Original Date: 11/03/1996
Revision Date: 01/18/2007
Best Practice : Ultraprecision Manufacturing Technology Center
As new technologies yield smaller systems, the demand for machining capabilities with submicron tolerances has increased. These machining capabilities, typically used by the optics industry, allow for mirror finishes in the production of microsensors. The Ultraprecision Manufacturing Technology Center provides fabrication methods and precision metrology with submicron tolerances for the U.S. government and private industry. The Center also specializes in single-point diamond turning; ion milling; ductile grinding; and miniature/micro optical systems.
Mounted on a Rank Pneumo Nanoform 600 machine, the Center’s single-point diamond turning capability can use either natural or synthetic diamond tools. This capability enables the user to fabricate complex surface finishes such as those used in telescope lenses.
Ion milling, the Center’s most accurate machining capability, can remove material at the atomic level. By using argon ions, a concentrated beam strikes the workpiece and physically dislodges the atoms located at the surface. The user controls the amount of material removed by regulating the exposure time of the workpiece to the argon beam.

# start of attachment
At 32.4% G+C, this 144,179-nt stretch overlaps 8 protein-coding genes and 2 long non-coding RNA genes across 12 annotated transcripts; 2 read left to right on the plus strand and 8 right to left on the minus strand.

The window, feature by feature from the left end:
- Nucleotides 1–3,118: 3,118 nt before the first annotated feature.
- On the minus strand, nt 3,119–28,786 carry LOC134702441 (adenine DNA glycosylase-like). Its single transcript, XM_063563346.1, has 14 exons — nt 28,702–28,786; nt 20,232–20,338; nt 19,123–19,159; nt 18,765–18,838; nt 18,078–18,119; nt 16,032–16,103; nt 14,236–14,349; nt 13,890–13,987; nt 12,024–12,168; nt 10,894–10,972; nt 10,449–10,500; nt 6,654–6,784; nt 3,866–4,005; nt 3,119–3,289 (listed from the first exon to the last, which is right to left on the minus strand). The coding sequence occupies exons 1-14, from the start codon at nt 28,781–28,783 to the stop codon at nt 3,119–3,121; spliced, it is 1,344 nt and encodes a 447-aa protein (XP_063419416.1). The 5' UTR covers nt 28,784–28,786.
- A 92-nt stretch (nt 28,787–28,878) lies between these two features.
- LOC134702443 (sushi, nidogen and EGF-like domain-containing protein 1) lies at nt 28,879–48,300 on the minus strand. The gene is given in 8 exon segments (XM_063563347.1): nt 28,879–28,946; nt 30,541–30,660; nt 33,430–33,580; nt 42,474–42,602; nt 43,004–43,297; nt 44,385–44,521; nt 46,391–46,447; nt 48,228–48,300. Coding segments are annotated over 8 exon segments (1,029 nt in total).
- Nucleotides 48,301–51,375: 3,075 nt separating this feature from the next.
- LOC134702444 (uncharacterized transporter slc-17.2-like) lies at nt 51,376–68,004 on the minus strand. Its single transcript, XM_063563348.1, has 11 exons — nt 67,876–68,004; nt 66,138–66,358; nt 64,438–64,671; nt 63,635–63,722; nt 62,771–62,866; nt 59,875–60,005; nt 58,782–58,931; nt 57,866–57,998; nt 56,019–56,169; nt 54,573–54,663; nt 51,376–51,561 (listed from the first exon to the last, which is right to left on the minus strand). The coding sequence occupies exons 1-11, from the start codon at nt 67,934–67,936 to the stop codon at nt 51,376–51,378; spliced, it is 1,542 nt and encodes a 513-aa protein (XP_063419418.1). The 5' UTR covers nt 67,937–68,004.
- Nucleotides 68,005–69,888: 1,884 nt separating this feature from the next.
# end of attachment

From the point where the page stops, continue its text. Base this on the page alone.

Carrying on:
The Center’s ductile grinding capability uses a Precitech Optimum 2800 machine with an air-bearing spindle and diamond grinding wheel. Typically, this capability is performed on an ultraprecision ceramic substrate such as silicon carbide or sapphire.
The Center’s miniature/micro optical systems, such as its monolithic minispectrometer, demonstrate that high- performance instruments can be built in small sizes and at low cost. These instruments have applications in environmental monitoring, on-line process monitoring, remote sensing, and chemical detection.
Through technology transfer, the Ultraprecision Manufacturing Technology Center’s capabilities are available to government and industrial customers. Typical activities include problem solving, researching, and prototyping. Currently, the Center is working with the U.S. Navy on improving the safety of microsensors used in torpedoes.
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